What is the electric field at this point?

  • Thread starter Luke0034
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Homework Statement



A charge -3.2 micro-coulombs is spread evenly throughout a rod of length (a). At a distance (b) from the rod, what is the electric field?

a = 1.2 m
b = 3.4 m

So basically, you start at zero and then there's a line of charge horizontally to the right from 0 to 1.2 meters, and then at 3.4 meters to the right of the origin there is a point that is distance b away from the end of (a), and I need to find the electric field there.


Homework Equations



E = kq/r^2

charge density = dq/dx

The Attempt at a Solution



I used E = kq/r^2

I knew that the charge density = dq/dx

So I set up the integration like this: E = integral(k/r^2)dq

Then I switched to terms of dx... E = integral((k * charge density)/r^2)dx

Then I plugged in 3.4 + x for r... E = integral((k * charge density)/(3.4 + x)^2)dx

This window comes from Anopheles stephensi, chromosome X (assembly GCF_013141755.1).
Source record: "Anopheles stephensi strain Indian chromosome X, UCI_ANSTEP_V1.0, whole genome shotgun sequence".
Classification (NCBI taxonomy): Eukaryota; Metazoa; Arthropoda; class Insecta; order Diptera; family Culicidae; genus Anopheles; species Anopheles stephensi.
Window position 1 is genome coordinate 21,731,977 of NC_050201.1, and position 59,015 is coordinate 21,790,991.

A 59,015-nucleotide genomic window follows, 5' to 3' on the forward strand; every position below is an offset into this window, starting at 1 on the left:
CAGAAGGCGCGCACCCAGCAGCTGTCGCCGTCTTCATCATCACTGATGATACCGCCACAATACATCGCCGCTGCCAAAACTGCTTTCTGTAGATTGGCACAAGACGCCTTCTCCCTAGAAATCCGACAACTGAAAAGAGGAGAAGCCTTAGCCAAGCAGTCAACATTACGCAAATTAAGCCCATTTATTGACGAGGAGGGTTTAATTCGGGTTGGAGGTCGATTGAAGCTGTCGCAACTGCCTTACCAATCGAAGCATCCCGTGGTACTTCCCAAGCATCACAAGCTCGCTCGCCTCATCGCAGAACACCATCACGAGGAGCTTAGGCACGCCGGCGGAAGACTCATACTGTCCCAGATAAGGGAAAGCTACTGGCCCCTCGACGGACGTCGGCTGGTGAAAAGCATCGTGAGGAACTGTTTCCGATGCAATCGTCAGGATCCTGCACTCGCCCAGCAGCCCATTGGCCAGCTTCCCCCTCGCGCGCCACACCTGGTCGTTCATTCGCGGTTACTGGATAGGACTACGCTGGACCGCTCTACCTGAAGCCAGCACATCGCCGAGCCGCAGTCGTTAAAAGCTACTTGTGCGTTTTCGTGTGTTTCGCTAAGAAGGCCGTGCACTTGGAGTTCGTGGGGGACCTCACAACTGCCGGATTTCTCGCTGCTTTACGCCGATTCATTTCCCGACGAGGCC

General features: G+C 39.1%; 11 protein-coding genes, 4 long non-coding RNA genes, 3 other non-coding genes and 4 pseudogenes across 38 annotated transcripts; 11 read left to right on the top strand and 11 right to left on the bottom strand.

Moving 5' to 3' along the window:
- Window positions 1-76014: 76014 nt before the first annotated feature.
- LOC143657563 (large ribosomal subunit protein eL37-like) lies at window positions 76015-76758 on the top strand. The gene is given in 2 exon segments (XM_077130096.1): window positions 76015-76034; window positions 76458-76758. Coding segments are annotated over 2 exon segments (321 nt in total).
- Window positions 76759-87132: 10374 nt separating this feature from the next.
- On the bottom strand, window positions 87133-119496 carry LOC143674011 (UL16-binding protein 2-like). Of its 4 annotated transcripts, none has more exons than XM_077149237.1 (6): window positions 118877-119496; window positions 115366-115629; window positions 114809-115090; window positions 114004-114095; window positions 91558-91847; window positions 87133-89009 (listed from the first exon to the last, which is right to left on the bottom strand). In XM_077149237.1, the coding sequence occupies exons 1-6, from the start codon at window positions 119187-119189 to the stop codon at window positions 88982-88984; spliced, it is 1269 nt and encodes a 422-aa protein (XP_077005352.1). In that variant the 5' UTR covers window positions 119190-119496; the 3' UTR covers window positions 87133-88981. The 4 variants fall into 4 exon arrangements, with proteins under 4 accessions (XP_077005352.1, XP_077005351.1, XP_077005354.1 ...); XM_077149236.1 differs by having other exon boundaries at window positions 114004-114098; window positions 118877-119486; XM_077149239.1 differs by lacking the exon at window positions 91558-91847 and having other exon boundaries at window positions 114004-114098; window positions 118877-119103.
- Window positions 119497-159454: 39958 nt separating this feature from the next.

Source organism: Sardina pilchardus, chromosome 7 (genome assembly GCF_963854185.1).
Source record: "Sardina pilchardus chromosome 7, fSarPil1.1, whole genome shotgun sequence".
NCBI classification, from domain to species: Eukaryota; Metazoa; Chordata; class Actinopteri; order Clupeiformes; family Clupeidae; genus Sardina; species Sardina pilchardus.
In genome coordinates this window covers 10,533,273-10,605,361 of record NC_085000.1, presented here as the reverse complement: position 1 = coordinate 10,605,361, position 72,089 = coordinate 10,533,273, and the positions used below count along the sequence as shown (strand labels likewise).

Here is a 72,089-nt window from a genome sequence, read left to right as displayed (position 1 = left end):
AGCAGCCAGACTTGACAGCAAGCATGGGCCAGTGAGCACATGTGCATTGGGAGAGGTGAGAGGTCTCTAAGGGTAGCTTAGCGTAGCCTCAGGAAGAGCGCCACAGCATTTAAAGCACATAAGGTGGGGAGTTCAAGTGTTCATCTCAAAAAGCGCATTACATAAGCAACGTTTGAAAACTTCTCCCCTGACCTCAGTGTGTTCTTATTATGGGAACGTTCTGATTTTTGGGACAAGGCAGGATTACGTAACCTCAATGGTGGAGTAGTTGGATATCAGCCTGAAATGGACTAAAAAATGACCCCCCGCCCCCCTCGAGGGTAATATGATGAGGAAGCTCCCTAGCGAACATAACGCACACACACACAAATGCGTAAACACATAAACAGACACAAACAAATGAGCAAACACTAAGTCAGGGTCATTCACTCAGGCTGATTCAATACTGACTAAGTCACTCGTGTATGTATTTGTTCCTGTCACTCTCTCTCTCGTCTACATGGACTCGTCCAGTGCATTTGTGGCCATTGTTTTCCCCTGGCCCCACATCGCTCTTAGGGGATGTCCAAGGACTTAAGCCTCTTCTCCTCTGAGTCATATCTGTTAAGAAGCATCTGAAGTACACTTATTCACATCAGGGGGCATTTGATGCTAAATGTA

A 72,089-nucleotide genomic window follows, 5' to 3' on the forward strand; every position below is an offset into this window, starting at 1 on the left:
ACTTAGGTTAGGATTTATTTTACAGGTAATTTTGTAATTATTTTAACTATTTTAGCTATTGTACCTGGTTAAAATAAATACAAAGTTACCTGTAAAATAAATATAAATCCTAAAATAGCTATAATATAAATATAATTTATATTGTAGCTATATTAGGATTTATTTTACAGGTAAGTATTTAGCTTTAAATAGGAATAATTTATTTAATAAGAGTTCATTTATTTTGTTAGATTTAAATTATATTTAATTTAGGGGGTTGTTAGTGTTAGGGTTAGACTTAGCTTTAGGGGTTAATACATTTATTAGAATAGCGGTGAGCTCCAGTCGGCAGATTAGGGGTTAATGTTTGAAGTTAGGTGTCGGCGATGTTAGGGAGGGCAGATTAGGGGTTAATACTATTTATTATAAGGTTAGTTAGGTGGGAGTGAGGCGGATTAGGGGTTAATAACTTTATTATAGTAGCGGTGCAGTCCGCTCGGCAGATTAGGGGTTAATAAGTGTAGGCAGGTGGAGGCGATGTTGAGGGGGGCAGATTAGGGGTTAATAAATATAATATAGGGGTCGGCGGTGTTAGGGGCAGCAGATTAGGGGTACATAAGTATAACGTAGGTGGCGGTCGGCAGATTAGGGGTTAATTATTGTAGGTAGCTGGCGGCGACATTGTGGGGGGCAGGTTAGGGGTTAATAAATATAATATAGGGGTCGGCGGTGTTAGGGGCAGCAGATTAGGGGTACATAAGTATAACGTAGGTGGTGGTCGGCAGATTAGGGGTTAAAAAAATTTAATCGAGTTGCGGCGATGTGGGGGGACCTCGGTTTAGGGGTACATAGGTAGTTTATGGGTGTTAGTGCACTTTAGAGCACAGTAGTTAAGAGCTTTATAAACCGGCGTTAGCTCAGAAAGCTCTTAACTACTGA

k and the charge density were constants for I pulled the out of the integral and integrated 1/(3.4+x)^2dx from 0 to 1.2. I did used u substitution to do this.


I was wondering if I used the correct method here, and if my answer was correct.

I got -1840 N/C
 

Answers and Replies

  • #2
BvU
Science Advisor
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Hi Luke,
I think you're doing just fine. Why the hesitation ?
 
  • #3
gneill
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At a distance (b) from the rod, what is the electric field?
This is rather vague. You need to specify the geometry more precisely. From where on the rod is (b) measured and in what direction?
 

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